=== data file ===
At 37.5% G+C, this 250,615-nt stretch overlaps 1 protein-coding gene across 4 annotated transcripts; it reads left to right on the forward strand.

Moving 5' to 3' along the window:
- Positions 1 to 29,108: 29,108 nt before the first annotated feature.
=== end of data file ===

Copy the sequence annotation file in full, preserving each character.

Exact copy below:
At 37.5% G+C, this 250,615-nt stretch overlaps 1 protein-coding gene across 4 annotated transcripts; it reads left to right on the forward strand.

Moving 5' to 3' along the window:
- Positions 1 to 29,108: 29,108 nt before the first annotated feature.